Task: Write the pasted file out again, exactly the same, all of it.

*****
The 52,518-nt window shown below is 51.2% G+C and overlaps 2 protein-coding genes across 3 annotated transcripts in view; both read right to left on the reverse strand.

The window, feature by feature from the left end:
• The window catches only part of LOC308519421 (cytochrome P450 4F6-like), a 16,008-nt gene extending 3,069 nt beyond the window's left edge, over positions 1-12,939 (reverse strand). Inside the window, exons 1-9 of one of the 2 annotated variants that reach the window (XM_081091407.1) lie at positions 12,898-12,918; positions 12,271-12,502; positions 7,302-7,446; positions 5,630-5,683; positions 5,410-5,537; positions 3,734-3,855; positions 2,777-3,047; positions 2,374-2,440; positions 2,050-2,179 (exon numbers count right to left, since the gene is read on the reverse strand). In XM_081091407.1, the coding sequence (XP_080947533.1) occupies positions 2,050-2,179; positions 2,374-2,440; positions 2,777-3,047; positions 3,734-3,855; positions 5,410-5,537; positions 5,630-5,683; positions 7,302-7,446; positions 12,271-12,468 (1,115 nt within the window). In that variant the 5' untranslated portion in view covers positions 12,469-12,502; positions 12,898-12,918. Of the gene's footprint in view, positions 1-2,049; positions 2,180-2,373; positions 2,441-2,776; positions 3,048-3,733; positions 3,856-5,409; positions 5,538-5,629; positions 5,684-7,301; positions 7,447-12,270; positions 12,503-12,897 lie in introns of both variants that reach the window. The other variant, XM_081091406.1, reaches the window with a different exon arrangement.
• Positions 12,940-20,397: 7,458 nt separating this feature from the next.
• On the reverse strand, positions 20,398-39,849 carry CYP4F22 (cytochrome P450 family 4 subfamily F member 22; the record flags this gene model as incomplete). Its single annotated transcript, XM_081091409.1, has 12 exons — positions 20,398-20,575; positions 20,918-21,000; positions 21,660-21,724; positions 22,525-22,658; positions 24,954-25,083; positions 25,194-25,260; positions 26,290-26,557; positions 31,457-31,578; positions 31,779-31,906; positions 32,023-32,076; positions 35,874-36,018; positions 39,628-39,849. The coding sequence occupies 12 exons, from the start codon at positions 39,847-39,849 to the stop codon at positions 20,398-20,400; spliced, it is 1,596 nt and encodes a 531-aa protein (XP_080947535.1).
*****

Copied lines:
The 52,518-nt window shown below is 51.2% G+C and overlaps 2 protein-coding genes across 3 annotated transcripts in view; both read right to left on the reverse strand.

The window, feature by feature from the left end:
• The window catches only part of LOC308519421 (cytochrome P450 4F6-like), a 16,008-nt gene extending 3,069 nt beyond the window's left edge, over positions 1-12,939 (reverse strand). Inside the window, exons 1-9 of one of the 2 annotated variants that reach the window (XM_081091407.1) lie at positions 12,898-12,918; positions 12,271-12,502; positions 7,302-7,446; positions 5,630-5,683; positions 5,410-5,537; positions 3,734-3,855; positions 2,777-3,047; positions 2,374-2,440; positions 2,050-2,179 (exon numbers count right to left, since the gene is read on the reverse strand). In XM_081091407.1, the coding sequence (XP_080947533.1) occupies positions 2,050-2,179; positions 2,374-2,440; positions 2,777-3,047; positions 3,734-3,855; positions 5,410-5,537; positions 5,630-5,683; positions 7,302-7,446; positions 12,271-12,468 (1,115 nt within the window). In that variant the 5' untranslated portion in view covers positions 12,469-12,502; positions 12,898-12,918. Of the gene's footprint in view, positions 1-2,049; positions 2,180-2,373; positions 2,441-2,776; positions 3,048-3,733; positions 3,856-5,409; positions 5,538-5,629; positions 5,684-7,301; positions 7,447-12,270; positions 12,503-12,897 lie in introns of both variants that reach the window. The other variant, XM_081091406.1, reaches the window with a different exon arrangement.
• Positions 12,940-20,397: 7,458 nt separating this feature from the next.
• On the reverse strand, positions 20,398-39,849 carry CYP4F22 (cytochrome P450 family 4 subfamily F member 22; the record flags this gene model as incomplete). Its single annotated transcript, XM_081091409.1, has 12 exons — positions 20,398-20,575; positions 20,918-21,000; positions 21,660-21,724; positions 22,525-22,658; positions 24,954-25,083; positions 25,194-25,260; positions 26,290-26,557; positions 31,457-31,578; positions 31,779-31,906; positions 32,023-32,076; positions 35,874-36,018; positions 39,628-39,849. The coding sequence occupies 12 exons, from the start codon at positions 39,847-39,849 to the stop codon at positions 20,398-20,400; spliced, it is 1,596 nt and encodes a 531-aa protein (XP_080947535.1).